May 10th, 2012 by Tristan Pollock
In 2002, when Billy Beane, general manager of the Oakland Athletics, declared that his baseball team needed to change to become competitive, many of his fellow coaches, scouts and managers disagreed. Selecting players by subjective processes and batting average was tradition, they said. Anything else wouldn’t work.
Beane rebelled. He applied a new statistical approached to the Athletics’ recruiting process called sabermetrics, a specialized analysis of baseball through objective evidence. This included using proven offensive indicators such as slugging percentage to select new recruits. And it worked.
That same year, the Athletics were competitive with the New York Yankees, a team that boasted a collective salary over three times as large. Beane’s success was due to his practical, outside-the-box thinking and early adoption of new, innovative technologies.
Beane might have been in the business of baseball, but it is a business nonetheless. Staying ahead of the game in any industry isn’t easy. It requires you to look beyond the horizon, predicting what will catapult your company forward, or reduce costs on the back-end.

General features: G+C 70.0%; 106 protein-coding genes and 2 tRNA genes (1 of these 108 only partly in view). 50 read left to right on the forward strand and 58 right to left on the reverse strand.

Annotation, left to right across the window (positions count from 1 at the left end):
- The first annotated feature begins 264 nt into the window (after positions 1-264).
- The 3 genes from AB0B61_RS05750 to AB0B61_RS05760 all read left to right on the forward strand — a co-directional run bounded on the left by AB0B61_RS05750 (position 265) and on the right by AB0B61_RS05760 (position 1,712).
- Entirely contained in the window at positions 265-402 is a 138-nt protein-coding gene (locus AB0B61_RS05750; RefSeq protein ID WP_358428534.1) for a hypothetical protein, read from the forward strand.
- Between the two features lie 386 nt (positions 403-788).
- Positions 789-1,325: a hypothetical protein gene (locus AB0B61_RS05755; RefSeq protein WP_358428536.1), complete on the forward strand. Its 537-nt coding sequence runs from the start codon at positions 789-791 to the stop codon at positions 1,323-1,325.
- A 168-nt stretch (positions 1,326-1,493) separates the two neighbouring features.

As the green movement has already shown us, sometimes inefficiencies are right beneath your nose. It might be as simple as replacing outdated light bulbs and cutting energy costs, allowing your bottom line to drop that much more.
Poor processes also lead to the same ends. And, in many ways, the tax reporting department is left open to these same inefficiencies when it takes extra, unneeded effort to manage error remediation, “B” Notices and corrections. But there is hope.
Cloud computing has made it possible to update software as important IRS changes happen, not months later. That same Web-based tax reporting software can now automate previously manual processes and swiftly guide you through the many complications of compliance. And, down the line, eStatements will eventually make one more part of the reporting process obsolete — printing and mailing paper forms.
But, despite all the new tools available to tax offices, comptrollers and compliance managers, many are still hesitant to upgrade. It’s too hard to switch, they say. Change isn’t always easy, but Beane didn’t push a new way of doing things to let it die a year later. He took a long-term approach. After the 2002 season Beane was offered a lucrative contract by the Boston Red Sox. He declined, but staying on top of the latest technology paid off — Beane still leads the Athletics to this day.
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